Professor Jens Sigmund had used class discussions in is courses for years. He noticed that the way he framed questions had a major impact on the success of the discussions. However, he wasn’t sure how best to frame the questions or the sequence to be discussed. The closure of campus due to the COVID-19 virus and moving discussions to an online format gave him an opportunity to test how best to frame questions for discussions. The discussions were recorded and Sigmund could review the discussions in detail.
Sigmund taught a class on the American presidency. The topic of discussion he wanted to experiment with was the limits of presidential power. He developed four questions to test.
- Question 1: Do you believe the President should have powers that extend beyond those of the Congress and/or the Supreme Court?
- Question 2: When, if ever, might the President need to act without consulting the Congress or without following rulings of the Supreme Court?
- Question 3: How comfortable are you at getting advice from others on important issues when you are the one who would be held responsible for the outcome?
- Question 4: What do you think are the relevant factors in determining the limits of presidential power?
He gave each group the questions, and the order he wanted them to be discussed.
When Sigmund reviewed the discussions, he came to several generalizations about the nature of the questions and the sequence that seemed to work best. As the class discussions continued, he tested his generalizations. By the end of the semester, he felt somewhat comfortable that the generalizations were valid. The generalizations he developed were as follows:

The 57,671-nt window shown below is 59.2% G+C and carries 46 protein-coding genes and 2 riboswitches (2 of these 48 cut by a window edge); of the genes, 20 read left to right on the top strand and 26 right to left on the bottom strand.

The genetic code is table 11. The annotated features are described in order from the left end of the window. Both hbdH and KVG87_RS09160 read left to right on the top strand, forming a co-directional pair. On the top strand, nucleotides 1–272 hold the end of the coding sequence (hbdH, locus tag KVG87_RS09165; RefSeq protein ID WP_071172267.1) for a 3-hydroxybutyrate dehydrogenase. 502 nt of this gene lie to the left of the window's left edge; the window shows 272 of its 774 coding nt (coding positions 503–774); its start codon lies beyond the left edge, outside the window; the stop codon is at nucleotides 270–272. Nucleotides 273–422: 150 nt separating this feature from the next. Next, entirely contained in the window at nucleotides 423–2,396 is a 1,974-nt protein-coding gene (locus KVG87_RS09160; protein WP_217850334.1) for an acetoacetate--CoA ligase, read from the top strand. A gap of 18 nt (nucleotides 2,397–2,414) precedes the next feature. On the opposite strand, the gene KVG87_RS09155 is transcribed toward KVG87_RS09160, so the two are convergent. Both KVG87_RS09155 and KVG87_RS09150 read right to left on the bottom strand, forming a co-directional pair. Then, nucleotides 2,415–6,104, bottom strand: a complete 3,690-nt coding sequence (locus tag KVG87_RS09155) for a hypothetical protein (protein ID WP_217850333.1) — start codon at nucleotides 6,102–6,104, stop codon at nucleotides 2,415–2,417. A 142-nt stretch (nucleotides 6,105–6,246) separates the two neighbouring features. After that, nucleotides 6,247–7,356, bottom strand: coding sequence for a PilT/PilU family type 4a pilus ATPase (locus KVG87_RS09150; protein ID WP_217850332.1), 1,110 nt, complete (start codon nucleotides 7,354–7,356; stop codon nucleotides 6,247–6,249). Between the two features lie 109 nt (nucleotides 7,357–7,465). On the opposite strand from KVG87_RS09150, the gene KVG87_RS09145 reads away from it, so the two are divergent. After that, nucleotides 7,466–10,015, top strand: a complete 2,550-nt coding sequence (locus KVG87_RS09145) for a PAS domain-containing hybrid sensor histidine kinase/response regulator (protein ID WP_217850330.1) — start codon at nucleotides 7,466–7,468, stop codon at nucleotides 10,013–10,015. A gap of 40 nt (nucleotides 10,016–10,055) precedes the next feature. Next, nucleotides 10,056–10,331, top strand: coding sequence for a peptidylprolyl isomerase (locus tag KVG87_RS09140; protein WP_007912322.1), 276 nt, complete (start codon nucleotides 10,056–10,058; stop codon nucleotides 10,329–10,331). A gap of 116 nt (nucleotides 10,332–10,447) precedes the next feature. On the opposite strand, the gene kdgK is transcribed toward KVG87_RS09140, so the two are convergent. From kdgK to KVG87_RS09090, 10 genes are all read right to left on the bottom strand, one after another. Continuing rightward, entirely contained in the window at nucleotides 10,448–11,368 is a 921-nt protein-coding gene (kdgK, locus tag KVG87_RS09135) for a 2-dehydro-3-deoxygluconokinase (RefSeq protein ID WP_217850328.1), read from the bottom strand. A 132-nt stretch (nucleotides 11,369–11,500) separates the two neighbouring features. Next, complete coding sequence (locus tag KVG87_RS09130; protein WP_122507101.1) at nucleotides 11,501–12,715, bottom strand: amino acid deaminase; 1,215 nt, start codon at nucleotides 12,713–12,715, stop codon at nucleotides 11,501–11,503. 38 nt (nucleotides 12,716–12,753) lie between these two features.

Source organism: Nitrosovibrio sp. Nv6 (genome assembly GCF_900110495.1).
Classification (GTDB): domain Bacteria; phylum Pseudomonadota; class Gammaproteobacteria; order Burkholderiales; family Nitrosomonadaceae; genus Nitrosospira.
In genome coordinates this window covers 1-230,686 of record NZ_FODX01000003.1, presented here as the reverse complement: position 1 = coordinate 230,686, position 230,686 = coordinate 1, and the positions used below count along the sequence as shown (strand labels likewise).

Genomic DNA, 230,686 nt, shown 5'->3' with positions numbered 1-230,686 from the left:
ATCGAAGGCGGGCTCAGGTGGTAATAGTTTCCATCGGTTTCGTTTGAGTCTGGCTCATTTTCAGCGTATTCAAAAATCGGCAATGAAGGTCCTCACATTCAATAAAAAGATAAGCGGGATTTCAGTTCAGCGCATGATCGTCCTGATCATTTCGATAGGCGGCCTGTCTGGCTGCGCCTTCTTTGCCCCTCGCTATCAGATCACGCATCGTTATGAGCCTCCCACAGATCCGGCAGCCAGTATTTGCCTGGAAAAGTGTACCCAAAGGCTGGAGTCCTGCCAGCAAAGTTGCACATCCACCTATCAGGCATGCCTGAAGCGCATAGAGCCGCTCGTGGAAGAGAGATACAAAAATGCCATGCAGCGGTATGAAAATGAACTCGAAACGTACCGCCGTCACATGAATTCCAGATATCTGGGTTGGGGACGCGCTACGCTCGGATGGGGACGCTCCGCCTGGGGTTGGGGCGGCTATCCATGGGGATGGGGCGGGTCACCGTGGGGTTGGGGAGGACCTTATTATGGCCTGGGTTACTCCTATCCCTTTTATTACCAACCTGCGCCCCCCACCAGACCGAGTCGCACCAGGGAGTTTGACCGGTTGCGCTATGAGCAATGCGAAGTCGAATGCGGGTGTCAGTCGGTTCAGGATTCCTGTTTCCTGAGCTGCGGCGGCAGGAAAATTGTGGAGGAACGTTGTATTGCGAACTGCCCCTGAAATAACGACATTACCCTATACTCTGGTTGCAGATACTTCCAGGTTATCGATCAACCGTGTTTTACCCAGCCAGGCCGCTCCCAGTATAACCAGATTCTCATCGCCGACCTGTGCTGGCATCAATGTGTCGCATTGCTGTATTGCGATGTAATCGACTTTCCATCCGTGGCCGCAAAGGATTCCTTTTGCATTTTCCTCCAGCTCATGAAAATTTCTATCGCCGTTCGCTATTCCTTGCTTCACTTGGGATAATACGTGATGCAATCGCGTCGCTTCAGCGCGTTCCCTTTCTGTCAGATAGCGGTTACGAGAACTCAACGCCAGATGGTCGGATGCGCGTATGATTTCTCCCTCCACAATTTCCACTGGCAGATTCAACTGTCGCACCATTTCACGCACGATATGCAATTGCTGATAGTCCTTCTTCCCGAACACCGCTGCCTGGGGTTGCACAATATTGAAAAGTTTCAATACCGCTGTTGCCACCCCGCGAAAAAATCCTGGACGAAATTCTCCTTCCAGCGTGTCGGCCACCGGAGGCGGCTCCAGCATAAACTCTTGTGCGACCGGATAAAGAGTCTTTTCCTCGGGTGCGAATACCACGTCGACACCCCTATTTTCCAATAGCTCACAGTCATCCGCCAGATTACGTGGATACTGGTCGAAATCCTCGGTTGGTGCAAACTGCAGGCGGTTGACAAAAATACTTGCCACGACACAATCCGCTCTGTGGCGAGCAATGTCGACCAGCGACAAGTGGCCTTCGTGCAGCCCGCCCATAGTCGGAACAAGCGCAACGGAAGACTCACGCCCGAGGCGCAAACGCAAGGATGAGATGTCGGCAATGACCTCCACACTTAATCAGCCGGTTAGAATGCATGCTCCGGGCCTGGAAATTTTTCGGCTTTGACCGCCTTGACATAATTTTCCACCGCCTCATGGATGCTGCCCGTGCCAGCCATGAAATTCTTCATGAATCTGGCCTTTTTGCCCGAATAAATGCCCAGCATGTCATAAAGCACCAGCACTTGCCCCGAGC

- Starting discussions with a personal question (Question 3) seems to make the participants more comfortable since there is no right or wrong answer. When each person is asked to contribute a personal response, they are more open to sharing their thoughts on other questions.
- Moving from a personal question to a background question (Question 4) helps develop a common frame of reference for the discussions. The background question also begins to develop the various dimensions of the issue being discussed.
- Exploratory questions work best when they can be answered as possibilities not as absolutes. Question 2 was framed as “what might” rather than as simply “when.” The “might” suggests possibilities rather than “musts.”
- Closed-ended questions calling for a declarative answer do not work very well for stimulating discussions. Question 1 was a discussion stopper. There was nowhere to go after people answered this question. Generally these types of questions should be avoided.
- The sequence of questions that seemed to work best was: personal, background, exploratory.
- There might be several exploratory questions needed for a full discussion.
As Sigmund thought about his generalizations, he made a personal vow to continue testing them and adding new generalizations as warranted. What types of questions have worked well for your discussion experiences? What sequence of question types have you found to be effective?
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“Good teaching is creating really interesting generalizations out of war stories.” – Derek Bok (retired President of Harvard University)
This post is part of our “Think About” education series. These posts are based on composites of real-world experiences, with some details changed for the sake of anonymity. New posts appear on Wednesdays.